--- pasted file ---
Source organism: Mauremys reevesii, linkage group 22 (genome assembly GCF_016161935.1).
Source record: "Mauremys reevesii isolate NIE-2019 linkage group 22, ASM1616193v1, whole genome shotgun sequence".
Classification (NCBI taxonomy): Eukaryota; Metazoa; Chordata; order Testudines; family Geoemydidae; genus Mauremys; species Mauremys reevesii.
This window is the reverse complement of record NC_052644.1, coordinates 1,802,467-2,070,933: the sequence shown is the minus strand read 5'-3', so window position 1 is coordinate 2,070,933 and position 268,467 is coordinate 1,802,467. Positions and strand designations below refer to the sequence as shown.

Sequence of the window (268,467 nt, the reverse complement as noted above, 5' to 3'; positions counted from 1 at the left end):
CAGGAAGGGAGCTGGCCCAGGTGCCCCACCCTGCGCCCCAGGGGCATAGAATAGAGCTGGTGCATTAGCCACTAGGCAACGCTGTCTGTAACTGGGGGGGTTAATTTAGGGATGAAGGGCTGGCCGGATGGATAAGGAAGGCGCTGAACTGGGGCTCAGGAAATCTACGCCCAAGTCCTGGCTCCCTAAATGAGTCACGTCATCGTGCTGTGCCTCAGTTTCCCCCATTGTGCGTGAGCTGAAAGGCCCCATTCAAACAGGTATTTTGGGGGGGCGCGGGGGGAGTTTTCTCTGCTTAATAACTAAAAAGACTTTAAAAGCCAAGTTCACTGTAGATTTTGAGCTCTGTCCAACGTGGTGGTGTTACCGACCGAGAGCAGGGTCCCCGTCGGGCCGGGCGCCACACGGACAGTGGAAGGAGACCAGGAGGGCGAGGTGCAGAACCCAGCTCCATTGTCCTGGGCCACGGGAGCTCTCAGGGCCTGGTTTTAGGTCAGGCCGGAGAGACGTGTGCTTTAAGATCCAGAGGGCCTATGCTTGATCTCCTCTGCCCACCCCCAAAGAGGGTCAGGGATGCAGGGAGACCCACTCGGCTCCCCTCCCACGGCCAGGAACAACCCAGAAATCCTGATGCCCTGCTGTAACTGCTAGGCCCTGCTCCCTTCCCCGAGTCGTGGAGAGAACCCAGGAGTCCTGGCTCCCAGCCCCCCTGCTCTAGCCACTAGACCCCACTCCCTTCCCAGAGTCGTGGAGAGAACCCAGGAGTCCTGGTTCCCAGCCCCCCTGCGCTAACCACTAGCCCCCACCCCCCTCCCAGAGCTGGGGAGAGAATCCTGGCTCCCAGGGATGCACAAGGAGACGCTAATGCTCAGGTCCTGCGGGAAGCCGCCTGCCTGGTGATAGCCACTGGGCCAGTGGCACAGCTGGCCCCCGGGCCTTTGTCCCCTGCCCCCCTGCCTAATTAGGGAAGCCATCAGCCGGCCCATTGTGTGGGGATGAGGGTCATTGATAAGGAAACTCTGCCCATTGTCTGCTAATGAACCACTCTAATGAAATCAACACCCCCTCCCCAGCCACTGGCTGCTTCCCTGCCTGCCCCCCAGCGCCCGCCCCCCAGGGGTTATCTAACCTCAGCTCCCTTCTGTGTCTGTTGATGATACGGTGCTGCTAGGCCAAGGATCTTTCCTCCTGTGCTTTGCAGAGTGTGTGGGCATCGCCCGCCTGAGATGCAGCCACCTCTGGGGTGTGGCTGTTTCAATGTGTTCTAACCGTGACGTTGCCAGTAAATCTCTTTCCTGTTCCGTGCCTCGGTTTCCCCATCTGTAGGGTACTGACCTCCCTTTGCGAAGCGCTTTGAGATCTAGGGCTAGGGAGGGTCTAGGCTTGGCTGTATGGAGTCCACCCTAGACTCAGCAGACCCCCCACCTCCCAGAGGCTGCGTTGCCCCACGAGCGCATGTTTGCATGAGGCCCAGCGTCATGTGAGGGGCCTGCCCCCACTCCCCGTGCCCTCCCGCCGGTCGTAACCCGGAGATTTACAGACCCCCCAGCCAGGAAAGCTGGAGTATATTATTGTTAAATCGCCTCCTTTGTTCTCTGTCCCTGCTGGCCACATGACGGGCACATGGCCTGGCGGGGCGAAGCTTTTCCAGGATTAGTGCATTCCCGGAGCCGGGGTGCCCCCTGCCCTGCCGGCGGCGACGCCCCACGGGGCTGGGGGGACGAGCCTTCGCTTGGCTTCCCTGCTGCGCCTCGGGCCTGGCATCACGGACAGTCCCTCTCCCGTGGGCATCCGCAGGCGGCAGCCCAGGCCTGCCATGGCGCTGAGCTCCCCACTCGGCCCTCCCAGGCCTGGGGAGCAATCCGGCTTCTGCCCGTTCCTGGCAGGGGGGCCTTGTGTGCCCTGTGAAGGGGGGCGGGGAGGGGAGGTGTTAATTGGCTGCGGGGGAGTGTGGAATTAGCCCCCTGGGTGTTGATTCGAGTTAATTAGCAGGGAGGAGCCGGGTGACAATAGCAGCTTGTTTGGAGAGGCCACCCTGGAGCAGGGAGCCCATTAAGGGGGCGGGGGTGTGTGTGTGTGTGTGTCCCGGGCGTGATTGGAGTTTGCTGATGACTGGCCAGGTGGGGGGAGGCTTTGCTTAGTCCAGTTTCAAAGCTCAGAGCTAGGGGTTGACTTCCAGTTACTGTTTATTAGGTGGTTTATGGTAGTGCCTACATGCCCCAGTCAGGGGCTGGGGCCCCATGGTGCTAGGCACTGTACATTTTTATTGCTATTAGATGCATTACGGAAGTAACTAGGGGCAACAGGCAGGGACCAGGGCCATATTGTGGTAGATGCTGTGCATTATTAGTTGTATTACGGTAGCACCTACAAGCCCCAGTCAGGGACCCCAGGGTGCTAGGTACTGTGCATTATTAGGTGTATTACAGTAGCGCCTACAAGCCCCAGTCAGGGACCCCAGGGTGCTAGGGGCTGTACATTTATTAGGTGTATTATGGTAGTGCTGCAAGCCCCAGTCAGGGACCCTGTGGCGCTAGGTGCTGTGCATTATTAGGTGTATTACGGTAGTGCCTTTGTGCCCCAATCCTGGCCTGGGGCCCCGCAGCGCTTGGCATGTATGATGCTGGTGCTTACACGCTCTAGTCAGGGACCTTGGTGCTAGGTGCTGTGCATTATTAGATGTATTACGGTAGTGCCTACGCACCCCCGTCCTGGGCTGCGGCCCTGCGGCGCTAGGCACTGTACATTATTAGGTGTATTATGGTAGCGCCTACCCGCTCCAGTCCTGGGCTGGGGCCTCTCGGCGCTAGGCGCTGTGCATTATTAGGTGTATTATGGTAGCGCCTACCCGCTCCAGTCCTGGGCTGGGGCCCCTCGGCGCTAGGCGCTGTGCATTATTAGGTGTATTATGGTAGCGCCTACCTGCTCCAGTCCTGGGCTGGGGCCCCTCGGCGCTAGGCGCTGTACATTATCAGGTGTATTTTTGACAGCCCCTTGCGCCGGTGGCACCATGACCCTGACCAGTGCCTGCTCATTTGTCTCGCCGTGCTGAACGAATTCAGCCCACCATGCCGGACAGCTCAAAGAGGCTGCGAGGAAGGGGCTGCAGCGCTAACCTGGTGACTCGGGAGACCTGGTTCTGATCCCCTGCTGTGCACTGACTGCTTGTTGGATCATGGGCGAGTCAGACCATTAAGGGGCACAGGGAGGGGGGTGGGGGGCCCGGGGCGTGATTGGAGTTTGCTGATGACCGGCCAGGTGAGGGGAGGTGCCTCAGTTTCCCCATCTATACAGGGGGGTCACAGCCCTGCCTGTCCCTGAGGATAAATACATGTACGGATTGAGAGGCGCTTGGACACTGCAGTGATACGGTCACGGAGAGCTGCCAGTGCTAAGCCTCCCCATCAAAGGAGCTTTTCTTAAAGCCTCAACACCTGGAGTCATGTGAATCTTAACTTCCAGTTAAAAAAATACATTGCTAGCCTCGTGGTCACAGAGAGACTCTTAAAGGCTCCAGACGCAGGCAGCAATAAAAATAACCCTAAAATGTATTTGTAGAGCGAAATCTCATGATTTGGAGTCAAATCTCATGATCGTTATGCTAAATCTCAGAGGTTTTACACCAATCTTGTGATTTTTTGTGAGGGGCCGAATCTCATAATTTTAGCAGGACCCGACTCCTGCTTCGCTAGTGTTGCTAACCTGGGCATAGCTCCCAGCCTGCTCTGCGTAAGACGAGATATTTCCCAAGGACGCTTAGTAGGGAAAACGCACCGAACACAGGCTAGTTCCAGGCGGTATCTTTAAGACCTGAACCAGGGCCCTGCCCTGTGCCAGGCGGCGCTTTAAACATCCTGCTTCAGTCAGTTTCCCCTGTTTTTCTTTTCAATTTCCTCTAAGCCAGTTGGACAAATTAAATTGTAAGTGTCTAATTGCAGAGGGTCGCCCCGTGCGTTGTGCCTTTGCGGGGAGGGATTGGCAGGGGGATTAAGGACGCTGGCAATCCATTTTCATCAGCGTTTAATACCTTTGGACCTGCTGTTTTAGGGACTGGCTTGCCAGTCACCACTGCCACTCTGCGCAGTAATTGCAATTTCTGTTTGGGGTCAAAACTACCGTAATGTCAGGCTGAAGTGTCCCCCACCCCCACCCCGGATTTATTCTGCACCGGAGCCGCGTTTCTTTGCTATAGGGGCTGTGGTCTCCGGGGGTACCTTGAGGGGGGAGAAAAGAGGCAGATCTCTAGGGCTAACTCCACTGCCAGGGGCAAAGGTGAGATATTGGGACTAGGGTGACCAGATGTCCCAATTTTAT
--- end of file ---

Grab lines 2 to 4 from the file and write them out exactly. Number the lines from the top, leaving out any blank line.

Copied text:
Source record: "Mauremys reevesii isolate NIE-2019 linkage group 22, ASM1616193v1, whole genome shotgun sequence".
Classification (NCBI taxonomy): Eukaryota; Metazoa; Chordata; order Testudines; family Geoemydidae; genus Mauremys; species Mauremys reevesii.
This window is the reverse complement of record NC_052644.1, coordinates 1,802,467-2,070,933: the sequence shown is the minus strand read 5'-3', so window position 1 is coordinate 2,070,933 and position 268,467 is coordinate 1,802,467. Positions and strand designations below refer to the sequence as shown.